Take the 2-minute tour ×
Stack Overflow is a question and answer site for professional and enthusiast programmers. It's 100% free, no registration required.

The title pretty much says it: I often want to create a sparse tree for my current position in the current buffer, showing all the headings to get to me.


** WANTED create a sparse tree for where I am now :orgmode:

I often want to be able to create a sparse tree for where I am now. It is a bit of a pain to have to create a search C-c // - but that is my current kluge:

a) insert a unique string like HERE-I-AM

b) C-C // HERE-I-AM (org-occur "HERE-I-AM" nil)

Giving something like this

** My (org-mode) LOGS                           :top:
** LOGs :log
*** Fri Mar 22 2013
**** DONE org-mode - trying to get calendar to work
***** DONE rewrote docs
     - State "DONE"       from ""           [2013-03-22 Fri 14:49]

    blah blah blah


** ...NEXT Daily Log

This is obviously unsatisfactory. e.g. may not have write permission

share|improve this question

2 Answers 2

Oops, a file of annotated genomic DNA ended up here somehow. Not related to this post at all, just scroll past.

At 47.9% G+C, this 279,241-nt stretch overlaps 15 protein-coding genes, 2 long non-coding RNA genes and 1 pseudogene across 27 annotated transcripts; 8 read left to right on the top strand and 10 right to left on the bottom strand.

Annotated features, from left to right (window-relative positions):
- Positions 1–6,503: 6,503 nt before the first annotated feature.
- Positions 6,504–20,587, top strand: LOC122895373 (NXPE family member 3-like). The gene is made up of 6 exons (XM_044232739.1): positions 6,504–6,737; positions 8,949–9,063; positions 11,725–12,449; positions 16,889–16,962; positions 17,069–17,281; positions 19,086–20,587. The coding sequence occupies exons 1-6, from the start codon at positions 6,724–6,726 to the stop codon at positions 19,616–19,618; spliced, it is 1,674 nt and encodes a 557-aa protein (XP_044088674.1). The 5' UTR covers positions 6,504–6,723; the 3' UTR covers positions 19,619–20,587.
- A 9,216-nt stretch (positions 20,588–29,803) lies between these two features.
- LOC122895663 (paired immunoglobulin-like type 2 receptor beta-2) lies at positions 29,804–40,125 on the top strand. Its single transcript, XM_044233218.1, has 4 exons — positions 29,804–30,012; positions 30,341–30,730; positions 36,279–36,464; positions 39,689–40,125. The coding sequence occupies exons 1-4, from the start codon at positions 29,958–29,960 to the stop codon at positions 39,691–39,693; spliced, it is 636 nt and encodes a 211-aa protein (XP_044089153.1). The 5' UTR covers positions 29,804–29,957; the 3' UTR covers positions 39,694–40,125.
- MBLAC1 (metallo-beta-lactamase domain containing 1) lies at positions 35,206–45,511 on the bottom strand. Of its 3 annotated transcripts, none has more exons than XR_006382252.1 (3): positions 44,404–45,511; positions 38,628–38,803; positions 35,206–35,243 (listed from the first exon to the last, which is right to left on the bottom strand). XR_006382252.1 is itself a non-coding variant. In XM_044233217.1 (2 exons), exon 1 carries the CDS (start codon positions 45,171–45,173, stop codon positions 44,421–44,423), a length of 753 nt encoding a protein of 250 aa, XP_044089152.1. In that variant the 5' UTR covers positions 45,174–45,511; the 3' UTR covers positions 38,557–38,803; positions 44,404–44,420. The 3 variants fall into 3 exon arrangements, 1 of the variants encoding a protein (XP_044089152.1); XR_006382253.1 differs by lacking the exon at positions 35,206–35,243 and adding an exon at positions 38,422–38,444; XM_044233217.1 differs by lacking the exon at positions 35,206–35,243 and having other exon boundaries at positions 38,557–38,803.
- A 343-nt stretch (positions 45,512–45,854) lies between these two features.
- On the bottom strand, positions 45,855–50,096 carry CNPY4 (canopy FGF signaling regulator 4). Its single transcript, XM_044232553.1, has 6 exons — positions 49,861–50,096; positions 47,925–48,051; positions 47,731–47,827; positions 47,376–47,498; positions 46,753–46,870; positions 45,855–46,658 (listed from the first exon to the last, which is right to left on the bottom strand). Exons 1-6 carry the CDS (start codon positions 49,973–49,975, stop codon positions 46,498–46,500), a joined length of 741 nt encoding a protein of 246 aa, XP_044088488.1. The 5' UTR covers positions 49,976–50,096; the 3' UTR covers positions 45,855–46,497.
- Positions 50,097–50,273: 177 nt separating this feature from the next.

up vote 1 down vote accepted

This function should do what you want:

(defun my-org-sparse-tree ()
  "Create an org sparse tree showing only point"
  (org-overview)      ;; Hide everything
  (org-show-context)) ;; Show context around point
share|improve this answer

I quickly wipped something up that might be what you want, or at least close:

(defun tr/path-sparse-tree ()
  "sparse tree to the current buffer position"
  (setq pathmarker "Eeshoo9OomeiRaix") ;; random string obtained from
                                       ;; pwgen, probably a unique marker
                                       ;; in any org document...
    (insert pathmarker)
    (org-occur pathmarker))
  (delete-char 16))

I'm not a emacs-lisp practitioner per se, but my quick tests were promising with respect to your problem description. At least it's your current kludge automated ;-).

share|improve this answer

Your Answer


By posting your answer, you agree to the privacy policy and terms of service.

Not the answer you're looking for? Browse other questions tagged or ask your own question.